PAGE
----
Planting of main season crops is about to begin in southern Africa; only irrigated winter wheat is currently in the ground in the sub-region. Crops in several countries in eastern Africa are maturing or being harvested, while harvesting of main season crops is due to commence in November in Ethiopia and Sudan. Harvesting is underway in the coastal countries of western Africa, while the rains are well established for the main season crops in Sahelian countries.
Cereal Crop Calendar
|Eastern Africa 1/||March-June||Aug.-Dec.|
|- Coastal areas (first season)||March-April||July-Sept.|
|- Sahel zone||June-July||Oct.-Nov.|
|Central Africa 1/||April-June||Aug.-Dec.|
Eastern Africa: The outlook for the 1996 cereal production is mixed. Following good rains during the season, above average cereal crops have been harvested in Tanzania and Uganda. Both countries expect exportable surpluses. In Rwanda, the 1996 "B" foodcrops, has increased from last year, but due to population displacements and inadequate agricultural inputs, remained below pre-war levels. In Burundi, increased insecurity during the season adversely affected agricultural activities in several areas; the foodcrops output of the 1996 second season is estimated to be lower than last year. In Somalia, the recently harvested 1996 "Gu" crops increased from last year but remained below pre-civil strife levels and was reduced in several regions. In Kenya, the 1996 main maize crop is anticipated to be poor as a result of a decline in plantings following dry spells earlier in the season. In Ethiopia, abundant rains in past months resulted in floods but overall benefited the 1996 main "meher" crops, early prospects of which remain favourable. In Eritrea, timely and abundant rains favoured establishment and early development of the 1996 cereal crops. In the Sudan, rains in August brought relief to the 1996 coarse grains stressed by earlier below-normal rains.
The aggregate cereal import requirement of the sub-region in marketing year 1995/96 is estimated at 2.1 million tons. Commercial imports are estimated at 1.4 million tons and the food aid requirements at some 0.7 million tons. Food aid pledges reported to GIEWS as of late September amount to 0.9 million tons, with 0.8 million tons delivered so far. Three countries, Kenya, Somalia and Tanzania, have entered the 1996/97 marketing year.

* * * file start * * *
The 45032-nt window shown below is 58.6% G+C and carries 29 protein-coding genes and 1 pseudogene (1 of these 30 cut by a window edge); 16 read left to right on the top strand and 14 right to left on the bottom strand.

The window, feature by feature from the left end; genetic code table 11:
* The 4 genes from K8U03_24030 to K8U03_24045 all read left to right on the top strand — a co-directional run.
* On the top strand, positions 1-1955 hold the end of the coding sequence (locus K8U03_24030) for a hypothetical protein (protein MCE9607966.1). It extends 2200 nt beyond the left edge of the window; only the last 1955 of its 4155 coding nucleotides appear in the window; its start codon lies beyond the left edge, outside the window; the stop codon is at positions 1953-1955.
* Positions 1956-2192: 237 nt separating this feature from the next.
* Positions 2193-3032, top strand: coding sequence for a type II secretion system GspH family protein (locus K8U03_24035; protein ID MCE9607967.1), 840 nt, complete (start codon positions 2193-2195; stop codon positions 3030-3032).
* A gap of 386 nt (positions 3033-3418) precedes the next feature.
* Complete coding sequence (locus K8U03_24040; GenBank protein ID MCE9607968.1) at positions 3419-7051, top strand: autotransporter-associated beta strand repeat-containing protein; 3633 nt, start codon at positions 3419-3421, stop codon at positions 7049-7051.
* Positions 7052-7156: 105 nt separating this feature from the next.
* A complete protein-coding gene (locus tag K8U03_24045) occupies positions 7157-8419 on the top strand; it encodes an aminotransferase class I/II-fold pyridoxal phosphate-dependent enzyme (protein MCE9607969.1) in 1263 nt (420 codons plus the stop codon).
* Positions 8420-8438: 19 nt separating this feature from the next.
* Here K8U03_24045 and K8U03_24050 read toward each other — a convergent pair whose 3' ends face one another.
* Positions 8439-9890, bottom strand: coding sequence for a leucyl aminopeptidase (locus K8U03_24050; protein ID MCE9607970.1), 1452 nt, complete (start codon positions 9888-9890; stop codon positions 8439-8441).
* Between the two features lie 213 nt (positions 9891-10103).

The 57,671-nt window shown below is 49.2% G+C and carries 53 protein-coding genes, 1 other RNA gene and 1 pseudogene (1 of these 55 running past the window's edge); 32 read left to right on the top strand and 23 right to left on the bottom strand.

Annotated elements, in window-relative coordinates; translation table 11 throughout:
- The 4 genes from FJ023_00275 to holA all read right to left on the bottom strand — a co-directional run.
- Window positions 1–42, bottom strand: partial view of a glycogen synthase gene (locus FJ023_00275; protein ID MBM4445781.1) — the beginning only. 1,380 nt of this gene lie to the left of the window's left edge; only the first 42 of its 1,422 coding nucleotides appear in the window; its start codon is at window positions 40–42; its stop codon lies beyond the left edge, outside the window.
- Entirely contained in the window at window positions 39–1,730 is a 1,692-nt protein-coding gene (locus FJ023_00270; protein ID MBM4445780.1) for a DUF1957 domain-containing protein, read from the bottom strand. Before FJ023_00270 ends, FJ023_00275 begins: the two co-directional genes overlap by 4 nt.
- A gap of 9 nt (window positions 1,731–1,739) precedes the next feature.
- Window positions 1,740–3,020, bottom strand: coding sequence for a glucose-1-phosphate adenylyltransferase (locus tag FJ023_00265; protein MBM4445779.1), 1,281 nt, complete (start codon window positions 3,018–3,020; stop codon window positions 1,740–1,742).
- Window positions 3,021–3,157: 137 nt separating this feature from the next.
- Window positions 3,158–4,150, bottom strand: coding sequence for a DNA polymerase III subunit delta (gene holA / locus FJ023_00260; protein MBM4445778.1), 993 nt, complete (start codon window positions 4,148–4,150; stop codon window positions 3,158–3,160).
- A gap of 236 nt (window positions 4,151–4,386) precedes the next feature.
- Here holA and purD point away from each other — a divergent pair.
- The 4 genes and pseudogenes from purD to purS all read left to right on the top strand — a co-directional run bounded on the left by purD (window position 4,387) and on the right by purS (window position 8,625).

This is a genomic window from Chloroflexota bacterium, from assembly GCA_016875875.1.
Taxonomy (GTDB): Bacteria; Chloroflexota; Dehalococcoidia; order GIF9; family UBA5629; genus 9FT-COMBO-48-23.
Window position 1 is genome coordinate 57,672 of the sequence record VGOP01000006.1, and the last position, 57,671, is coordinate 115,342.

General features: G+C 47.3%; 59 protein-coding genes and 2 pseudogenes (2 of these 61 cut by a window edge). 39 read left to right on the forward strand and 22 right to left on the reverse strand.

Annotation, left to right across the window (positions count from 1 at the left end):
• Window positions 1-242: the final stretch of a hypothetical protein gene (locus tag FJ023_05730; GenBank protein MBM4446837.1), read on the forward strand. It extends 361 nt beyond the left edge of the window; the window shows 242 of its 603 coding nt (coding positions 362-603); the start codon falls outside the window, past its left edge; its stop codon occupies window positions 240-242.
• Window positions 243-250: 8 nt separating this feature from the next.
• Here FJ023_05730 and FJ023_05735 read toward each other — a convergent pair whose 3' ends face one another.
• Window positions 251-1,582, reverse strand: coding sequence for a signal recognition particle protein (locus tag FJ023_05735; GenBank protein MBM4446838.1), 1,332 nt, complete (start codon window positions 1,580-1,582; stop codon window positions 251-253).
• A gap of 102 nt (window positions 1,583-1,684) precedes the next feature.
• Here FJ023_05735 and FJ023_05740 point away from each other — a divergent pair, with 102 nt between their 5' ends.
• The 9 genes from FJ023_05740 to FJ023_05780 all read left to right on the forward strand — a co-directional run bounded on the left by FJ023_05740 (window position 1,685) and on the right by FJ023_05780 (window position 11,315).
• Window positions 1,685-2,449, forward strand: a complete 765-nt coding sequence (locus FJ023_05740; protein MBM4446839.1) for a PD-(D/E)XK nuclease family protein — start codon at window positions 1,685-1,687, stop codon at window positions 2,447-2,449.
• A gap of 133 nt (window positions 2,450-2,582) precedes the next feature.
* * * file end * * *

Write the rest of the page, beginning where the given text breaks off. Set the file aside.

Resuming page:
Southern Africa: Following a favourable rainy season and excellent growing conditions for crops in most countries, the 1995/96 coarse grains crop harvested earlier in the year is estimated at 19.8 million tons, some 89 percent above the 1995 drought-affected level and 40 percent above-average. Only Namibia experienced below normal rainfall, resulting in serious shortages of water and livestock which have significantly deteriorated livestock conditions. With abundant irrigation water in most of the major dams, an excellent 1996 wheat crop is anticipated in most growing countries. Consequently, the sub-regions total 1996 cereal output is estimated at 24 million tons, 67 percent over the 1995 level and 35 percent above-average. Cereal output is expected to be well above average in Angola, Botswana, Malawi, Mozambique, South Africa, Zambia and Zimbabwe. In Lesotho, a revised official forecast points to a record maize crop of 199 000 tons and a total cereal output of 242 000 tons, almost three times last years crop and 72 percent above average. In Namibia, cereal production is estimated at 86 000 tons, which is much above the 1995 drought-reduced output, but only two-thirds of what could be expected in a year of good rainfall. In Madagascar, paddy production is expected to exceed 2.5 million tons, which is above average and over last years relatively good crop.